Ghana’s capital, Accra, will today June 3, 2017, mark the second anniversary of the June 3 flood and fire disaster which killed 159 people.
Many of the victims were seeking shelter at the Circle GOIL Filling Station in Accra which exploded following a gas leakage.
“The disaster exposed Accra as a city unprepared for such calamities; but we have learnt lessons and we hope not to get to those dark days again,” the Accra Metropolitan Chief Executive (MCE), Mr Mohammed Adjei Sowah, has told the Daily Graphic.
Following the horrific incident, the government solicited the support of the World Bank to undertake “the CityStrength methodology” to understand GAMA’s exposure to risks, level of resilience and performance of urban system.
Launching the report in Accra on Tuesday, Programme Leader for Sustainable Development, Ghana, Liberia and Sierra Leone for the World Bank Ivo Imparato says although there is a platform for cities and investors to meet the challenge of urban resilience, it would take a significant amount of support.
He noted that proactively investing in resilience – prior to the occurrence of a catastrophic event – represents a strategic and cost-efficient shift from past development trends whereby investments were largely mobilized towards recovery and reconstruction post-disaster.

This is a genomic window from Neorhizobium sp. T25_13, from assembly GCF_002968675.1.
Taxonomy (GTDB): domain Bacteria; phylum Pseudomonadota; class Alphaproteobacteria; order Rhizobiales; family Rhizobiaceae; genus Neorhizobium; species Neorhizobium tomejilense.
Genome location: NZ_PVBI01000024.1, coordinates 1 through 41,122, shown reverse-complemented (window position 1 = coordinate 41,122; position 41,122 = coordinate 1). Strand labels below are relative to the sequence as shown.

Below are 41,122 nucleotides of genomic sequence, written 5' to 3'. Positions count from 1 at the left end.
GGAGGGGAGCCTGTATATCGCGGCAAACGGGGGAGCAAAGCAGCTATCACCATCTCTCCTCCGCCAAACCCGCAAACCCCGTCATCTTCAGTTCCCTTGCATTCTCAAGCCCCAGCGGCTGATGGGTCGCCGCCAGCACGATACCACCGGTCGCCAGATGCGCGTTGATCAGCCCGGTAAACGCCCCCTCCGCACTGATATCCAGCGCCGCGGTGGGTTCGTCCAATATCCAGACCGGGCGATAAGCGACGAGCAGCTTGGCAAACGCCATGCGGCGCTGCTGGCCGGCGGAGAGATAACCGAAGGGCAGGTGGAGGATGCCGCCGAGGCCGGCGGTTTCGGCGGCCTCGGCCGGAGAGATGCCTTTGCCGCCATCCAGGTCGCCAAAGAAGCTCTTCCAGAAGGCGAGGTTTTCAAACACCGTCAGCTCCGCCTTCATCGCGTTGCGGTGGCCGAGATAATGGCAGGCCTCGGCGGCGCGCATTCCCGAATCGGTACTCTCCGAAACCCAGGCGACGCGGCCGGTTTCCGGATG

The World Bank rep stated that the World Bank supported the government to carry out a needs assessment right after the floods, which identified $ 105 million re-construction needs in the transport, housing and water sectors alone – reflecting just how quickly disasters
could take away development gains, in addition to their human toll.
A recent World Bank report reveals that Global Average Annual Losses from disasters in the built environment are now estimated at $ 314 billion and can increase to $ 415 billion by 2030..
Currently, Accra is estimated to be home to over 4 million people, it is projected to house over 10 million by 2040.
Mr Sowah expressed concern at the attitude of Accra dwellers on waste generation and management, saying “as we look at floods, we must focus on waste disposal.”
He told Daily Graphic that Accra Metropolitan Assembly was working with the private sector to introduce innovative waste management practices.
He said the assembly would enforce the bye-laws on sanitation, waste management and illegal development, including the siting of filling stations.